On-demand control of terahertz and infrared waves

The ability to control infrared and terahertz waves using magnetic or electric fields is one of the great challenges in physics that could revolutionise opto-electronics, telecommunications and medical diagnostics. A theory ...

Physicists OK commercial graphene for T-wave detection

Russian researchers from the Moscow Institute of Physics and Technology (MIPT) and Valiev Institute of Physics and Technology have demonstrated resonant absorption of terahertz radiation in commercially available graphene. ...

Mapping the world's largest terrestrial carbon store

A group of researchers have reported how much peatland there is in the world. Peatlands can store carbon (C) and help regulate the climate. But peatland degradation is releasing carbon into the atmosphere. To conserve peatlands ...

Dashing the dream of ideal 'invisibility' cloaks for stress waves

Whether Harry Potter's invisibility cloak, which perfectly steers light waves around objects to make them invisible, will ever become reality remains to be seen, but perfecting a more crucial cloak is impossible, a new study ...

Three ways to travel at (nearly) the speed of light

One hundred years ago today, on May 29, 1919, measurements of a solar eclipse offered verification for Einstein's theory of general relativity. Even before that, Einstein had developed the theory of special relativity, which ...

Natural spectral lines

Certain ranges of frequency across the electromagnetic spectrum are reserved by regulators for particular applications: TV, digital radio, Wi-Fi, Bluetooth etc. Unregulated devices are precluded from broadcasting on these ...

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Electromagnetism

Electromagnetism is one of the four fundamental interactions in nature. The other three are the strong interaction, the weak interaction and gravitation. Electromagnetism is the force that causes the interaction between electrically charged particles; the areas in which this happens are called electromagnetic fields.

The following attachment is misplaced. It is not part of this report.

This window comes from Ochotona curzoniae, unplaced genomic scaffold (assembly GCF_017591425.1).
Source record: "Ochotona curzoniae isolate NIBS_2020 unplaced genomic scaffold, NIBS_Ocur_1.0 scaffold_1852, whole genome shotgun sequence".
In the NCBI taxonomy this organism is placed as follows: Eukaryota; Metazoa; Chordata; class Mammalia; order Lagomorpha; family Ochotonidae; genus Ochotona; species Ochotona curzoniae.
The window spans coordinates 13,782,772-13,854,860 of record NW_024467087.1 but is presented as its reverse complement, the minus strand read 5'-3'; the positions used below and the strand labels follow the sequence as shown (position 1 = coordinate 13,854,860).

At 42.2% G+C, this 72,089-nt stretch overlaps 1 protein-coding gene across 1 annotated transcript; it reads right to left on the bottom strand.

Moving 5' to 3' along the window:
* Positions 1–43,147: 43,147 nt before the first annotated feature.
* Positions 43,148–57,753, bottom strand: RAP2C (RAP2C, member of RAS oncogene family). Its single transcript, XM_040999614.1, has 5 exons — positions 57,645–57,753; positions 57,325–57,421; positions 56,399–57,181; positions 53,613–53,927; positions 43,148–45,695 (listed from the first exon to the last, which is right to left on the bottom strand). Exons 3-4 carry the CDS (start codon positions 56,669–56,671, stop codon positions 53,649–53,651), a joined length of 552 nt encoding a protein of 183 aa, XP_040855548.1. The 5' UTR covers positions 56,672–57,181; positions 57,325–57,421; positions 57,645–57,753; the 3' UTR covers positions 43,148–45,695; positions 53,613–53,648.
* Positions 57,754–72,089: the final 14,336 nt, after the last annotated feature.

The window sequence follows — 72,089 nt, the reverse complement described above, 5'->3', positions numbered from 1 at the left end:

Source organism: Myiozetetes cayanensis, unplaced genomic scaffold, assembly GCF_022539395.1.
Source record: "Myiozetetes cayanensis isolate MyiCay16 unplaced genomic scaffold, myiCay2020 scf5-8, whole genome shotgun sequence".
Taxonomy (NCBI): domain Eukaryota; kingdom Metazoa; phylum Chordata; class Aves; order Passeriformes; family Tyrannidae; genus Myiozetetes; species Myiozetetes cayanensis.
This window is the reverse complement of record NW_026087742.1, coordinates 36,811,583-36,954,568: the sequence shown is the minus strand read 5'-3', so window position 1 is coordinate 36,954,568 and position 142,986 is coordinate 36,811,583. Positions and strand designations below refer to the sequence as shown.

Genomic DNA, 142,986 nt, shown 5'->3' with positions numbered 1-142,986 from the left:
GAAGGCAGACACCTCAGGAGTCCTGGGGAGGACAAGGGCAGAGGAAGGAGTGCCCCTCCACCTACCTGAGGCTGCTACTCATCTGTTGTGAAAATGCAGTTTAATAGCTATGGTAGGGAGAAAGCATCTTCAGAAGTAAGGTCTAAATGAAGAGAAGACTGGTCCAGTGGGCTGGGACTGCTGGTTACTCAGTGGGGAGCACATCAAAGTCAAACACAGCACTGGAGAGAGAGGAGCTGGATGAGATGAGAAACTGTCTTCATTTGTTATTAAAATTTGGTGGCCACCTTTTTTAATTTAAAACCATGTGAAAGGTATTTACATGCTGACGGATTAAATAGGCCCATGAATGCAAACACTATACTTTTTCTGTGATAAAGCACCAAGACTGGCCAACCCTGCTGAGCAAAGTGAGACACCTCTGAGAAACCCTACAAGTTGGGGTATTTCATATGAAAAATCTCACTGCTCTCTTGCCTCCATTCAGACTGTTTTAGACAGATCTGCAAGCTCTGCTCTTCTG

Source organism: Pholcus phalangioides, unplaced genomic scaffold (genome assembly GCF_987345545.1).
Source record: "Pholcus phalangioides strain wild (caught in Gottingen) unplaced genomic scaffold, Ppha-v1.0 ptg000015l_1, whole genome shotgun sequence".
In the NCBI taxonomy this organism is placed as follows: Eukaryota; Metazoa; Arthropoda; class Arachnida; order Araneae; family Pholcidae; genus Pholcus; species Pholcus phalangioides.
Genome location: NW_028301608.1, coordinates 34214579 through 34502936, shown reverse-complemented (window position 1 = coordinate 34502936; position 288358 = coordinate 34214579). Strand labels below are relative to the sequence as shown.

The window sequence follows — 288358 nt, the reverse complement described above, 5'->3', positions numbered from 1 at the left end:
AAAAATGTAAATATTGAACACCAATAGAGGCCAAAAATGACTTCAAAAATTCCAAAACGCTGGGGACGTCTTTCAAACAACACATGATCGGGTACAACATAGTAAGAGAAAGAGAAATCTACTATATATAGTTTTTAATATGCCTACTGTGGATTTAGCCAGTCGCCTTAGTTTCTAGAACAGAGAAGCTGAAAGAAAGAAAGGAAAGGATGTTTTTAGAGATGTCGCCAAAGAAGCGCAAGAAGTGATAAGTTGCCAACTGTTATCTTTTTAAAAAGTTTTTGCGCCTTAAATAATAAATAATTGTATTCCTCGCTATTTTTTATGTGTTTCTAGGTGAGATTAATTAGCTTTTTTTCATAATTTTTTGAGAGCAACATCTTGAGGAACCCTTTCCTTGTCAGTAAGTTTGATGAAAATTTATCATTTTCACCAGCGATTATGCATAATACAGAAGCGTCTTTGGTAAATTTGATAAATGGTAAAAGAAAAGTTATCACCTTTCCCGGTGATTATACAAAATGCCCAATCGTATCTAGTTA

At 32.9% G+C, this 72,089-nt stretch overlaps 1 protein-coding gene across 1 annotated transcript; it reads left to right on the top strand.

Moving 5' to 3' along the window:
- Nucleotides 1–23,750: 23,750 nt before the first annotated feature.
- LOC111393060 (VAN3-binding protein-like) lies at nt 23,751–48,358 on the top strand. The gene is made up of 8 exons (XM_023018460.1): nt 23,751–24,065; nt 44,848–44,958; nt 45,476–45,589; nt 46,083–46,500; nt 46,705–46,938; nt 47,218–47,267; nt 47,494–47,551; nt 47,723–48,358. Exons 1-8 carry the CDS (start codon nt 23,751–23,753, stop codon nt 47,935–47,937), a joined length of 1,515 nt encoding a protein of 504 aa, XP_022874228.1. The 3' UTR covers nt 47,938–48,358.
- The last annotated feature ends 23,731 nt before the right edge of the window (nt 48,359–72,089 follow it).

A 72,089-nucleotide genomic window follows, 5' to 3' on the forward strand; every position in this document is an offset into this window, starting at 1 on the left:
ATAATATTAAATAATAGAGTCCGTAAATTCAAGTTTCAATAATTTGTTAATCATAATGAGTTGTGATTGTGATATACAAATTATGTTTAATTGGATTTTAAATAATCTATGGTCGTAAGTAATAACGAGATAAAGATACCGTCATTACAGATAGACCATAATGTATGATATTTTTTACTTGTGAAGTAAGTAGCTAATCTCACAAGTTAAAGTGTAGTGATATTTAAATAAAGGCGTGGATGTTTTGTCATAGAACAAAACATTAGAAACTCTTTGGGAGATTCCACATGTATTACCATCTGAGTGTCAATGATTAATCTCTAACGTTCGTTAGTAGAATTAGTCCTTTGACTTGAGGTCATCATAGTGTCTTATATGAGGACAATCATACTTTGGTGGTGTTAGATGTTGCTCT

Electromagnetism is responsible for practically all the phenomena encountered in daily life, with the exception of gravity. Ordinary matter takes its form as a result of intermolecular forces between individual molecules in matter. Electromagnetism is also the force which attracts electrons to an atomic nucleus to form atoms, which are the building blocks of molecules. This governs the processes involved in chemistry, which arise from interactions between the electrons of neighboring atoms.

Electromagnetism manifests as both electric fields and magnetic fields. Both fields are simply different aspects of electromagnetism, and hence are intrinsically related. Thus, a changing electric field generates a magnetic field; conversely a changing magnetic field generates an electric field. This effect is called electromagnetic induction, and is the basis of operation for electrical generators, induction motors, and transformers. Mathematically speaking, magnetic fields and electric fields are convertible with relative motion as a four vector.

Electric fields are the cause of several common phenomena, such as electric potential (such as the voltage of a battery) and electric current (such as the flow of electricity through a flashlight). Magnetic fields are the cause of the force associated with magnets.

In quantum electrodynamics, electromagnetic interactions between charged particles can be calculated using the method of Feynman diagrams, in which we picture messenger particles called virtual photons being exchanged between charged particles. This method can be derived from the field picture through perturbation theory.

The theoretical implications of electromagnetism led to the development of special relativity by Albert Einstein in 1905.

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